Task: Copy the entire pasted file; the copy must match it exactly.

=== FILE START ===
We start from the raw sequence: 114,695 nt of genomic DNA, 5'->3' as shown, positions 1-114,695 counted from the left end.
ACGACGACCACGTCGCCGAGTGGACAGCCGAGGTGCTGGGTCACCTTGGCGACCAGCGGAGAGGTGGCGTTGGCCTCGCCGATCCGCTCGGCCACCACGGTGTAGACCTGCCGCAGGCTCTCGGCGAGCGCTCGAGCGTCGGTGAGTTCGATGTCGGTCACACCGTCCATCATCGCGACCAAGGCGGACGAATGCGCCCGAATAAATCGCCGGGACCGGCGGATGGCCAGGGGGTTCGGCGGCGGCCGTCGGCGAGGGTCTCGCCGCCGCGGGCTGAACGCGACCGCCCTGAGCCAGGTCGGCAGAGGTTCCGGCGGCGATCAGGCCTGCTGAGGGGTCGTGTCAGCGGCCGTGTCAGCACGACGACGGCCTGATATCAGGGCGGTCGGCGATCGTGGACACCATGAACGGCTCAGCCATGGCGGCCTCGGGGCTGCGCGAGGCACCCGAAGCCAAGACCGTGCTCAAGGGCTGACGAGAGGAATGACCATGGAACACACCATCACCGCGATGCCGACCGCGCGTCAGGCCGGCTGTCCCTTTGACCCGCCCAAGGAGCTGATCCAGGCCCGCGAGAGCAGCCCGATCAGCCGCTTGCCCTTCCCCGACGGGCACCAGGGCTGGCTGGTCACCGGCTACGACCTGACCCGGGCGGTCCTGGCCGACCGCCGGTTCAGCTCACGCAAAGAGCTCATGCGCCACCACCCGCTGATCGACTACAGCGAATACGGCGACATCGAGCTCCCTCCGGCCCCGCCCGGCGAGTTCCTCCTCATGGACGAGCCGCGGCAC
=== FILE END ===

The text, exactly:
We start from the raw sequence: 114,695 nt of genomic DNA, 5'->3' as shown, positions 1-114,695 counted from the left end.
ACGACGACCACGTCGCCGAGTGGACAGCCGAGGTGCTGGGTCACCTTGGCGACCAGCGGAGAGGTGGCGTTGGCCTCGCCGATCCGCTCGGCCACCACGGTGTAGACCTGCCGCAGGCTCTCGGCGAGCGCTCGAGCGTCGGTGAGTTCGATGTCGGTCACACCGTCCATCATCGCGACCAAGGCGGACGAATGCGCCCGAATAAATCGCCGGGACCGGCGGATGGCCAGGGGGTTCGGCGGCGGCCGTCGGCGAGGGTCTCGCCGCCGCGGGCTGAACGCGACCGCCCTGAGCCAGGTCGGCAGAGGTTCCGGCGGCGATCAGGCCTGCTGAGGGGTCGTGTCAGCGGCCGTGTCAGCACGACGACGGCCTGATATCAGGGCGGTCGGCGATCGTGGACACCATGAACGGCTCAGCCATGGCGGCCTCGGGGCTGCGCGAGGCACCCGAAGCCAAGACCGTGCTCAAGGGCTGACGAGAGGAATGACCATGGAACACACCATCACCGCGATGCCGACCGCGCGTCAGGCCGGCTGTCCCTTTGACCCGCCCAAGGAGCTGATCCAGGCCCGCGAGAGCAGCCCGATCAGCCGCTTGCCCTTCCCCGACGGGCACCAGGGCTGGCTGGTCACCGGCTACGACCTGACCCGGGCGGTCCTGGCCGACCGCCGGTTCAGCTCACGCAAAGAGCTCATGCGCCACCACCCGCTGATCGACTACAGCGAATACGGCGACATCGAGCTCCCTCCGGCCCCGCCCGGCGAGTTCCTCCTCATGGACGAGCCGCGGCAC